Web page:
The last story, “Magic Hour,” is bittersweet. It is set in current times, but it shows that hereditary roles and a sense of responsibility can still prevent a young man and a young woman from following their hearts. Isabel, a young innocent, somewhat like the Emmeline of yesteryear (and who seems to be named for a character in a novel by Henry James), stumbles onto the set of a porn movie version of Emmeline’s Emancipation, being filmed at Grotte Cachee. One of the stars is described as “Brigitte Bardot meets Edith Wharton.” Isabel is amused, but she is more interested in her childhood friend, the young lord of the castle who inherited the title of Seigneur on the death of his parents. Now that both of them are adults, he shares some of the secrets of the place with her, including the reason why he can never run away with her and why certain things happen as they do.
All three stories are elegantly written, and they give an impression of being just a sampling of the rich history of Grotte Cachee. The sex tends to be heterosexual, aside from a few couplings glimpsed on the sidelines and the existence of a being who seems able to change genders at will.
The charm of these stories is in the conception of sexual fantasy as an exclusive, luxurious and timeless place to which the author has given each of us an engraved invitation. Presumably, the kinds of sex that happen there are limited only by the imaginations of the visitors. This reader hopes that the energy of Grotte Cachee will inspire the author to continue the series.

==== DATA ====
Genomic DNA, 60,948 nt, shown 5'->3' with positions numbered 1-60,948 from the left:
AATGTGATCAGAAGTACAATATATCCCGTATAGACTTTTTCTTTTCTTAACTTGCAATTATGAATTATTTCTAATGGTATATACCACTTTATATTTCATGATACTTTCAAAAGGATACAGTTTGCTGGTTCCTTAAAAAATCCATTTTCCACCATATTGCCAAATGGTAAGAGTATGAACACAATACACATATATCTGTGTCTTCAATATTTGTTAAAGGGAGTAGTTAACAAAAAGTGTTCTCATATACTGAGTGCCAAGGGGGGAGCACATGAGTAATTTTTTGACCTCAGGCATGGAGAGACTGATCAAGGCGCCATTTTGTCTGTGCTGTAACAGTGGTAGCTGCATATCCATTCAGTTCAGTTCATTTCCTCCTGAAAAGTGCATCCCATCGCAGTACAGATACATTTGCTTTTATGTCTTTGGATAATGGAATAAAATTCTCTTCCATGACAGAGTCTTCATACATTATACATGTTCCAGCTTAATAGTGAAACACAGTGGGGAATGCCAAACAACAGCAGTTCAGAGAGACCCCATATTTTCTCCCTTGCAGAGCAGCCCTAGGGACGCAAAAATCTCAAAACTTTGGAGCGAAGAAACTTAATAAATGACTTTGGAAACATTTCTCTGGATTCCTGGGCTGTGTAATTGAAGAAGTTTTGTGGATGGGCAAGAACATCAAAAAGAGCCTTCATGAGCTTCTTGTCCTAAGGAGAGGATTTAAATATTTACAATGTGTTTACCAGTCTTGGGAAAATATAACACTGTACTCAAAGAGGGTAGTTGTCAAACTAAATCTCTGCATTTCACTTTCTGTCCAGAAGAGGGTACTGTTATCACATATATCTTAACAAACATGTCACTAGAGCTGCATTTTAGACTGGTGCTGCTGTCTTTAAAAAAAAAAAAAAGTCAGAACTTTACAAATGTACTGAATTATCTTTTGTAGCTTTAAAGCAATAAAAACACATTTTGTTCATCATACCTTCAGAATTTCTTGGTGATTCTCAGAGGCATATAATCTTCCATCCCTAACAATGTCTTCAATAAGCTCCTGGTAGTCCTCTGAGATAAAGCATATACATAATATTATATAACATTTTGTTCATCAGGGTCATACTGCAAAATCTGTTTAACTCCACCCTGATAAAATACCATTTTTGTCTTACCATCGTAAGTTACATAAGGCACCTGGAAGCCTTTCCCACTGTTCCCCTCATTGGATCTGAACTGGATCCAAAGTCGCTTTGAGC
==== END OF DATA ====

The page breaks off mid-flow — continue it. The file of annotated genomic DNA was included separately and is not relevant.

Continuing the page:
Whispers of the Flesh is the third volume in Louisa Burton’s Hidden Grotto series of erotic novels. In 2008, I reviewed the first two books in the series, noting that they were carefully crafted and highly entertaining. Entertainment and relatively wholesome titillation appear to be Ms. Burton’s objectives in this series, and Whispers of the Flesh succeeds in achieving these goals at least as well as the previous installments.
The series is set in the mysterious valley of the Grotte Cachée, hidden in the mountains of Auvergne, France. Despite its isolation, the valley has been inhabited for long ages by a variety of peoples. It houses sacred altars among ancient oaks, a marble bath house decorated with outrageous erotic sculpture, a volcanic cave with a healing spring and psychotropic vapors, and the medieval chateau where generations of seigneurs have lived out their lives over the centuries.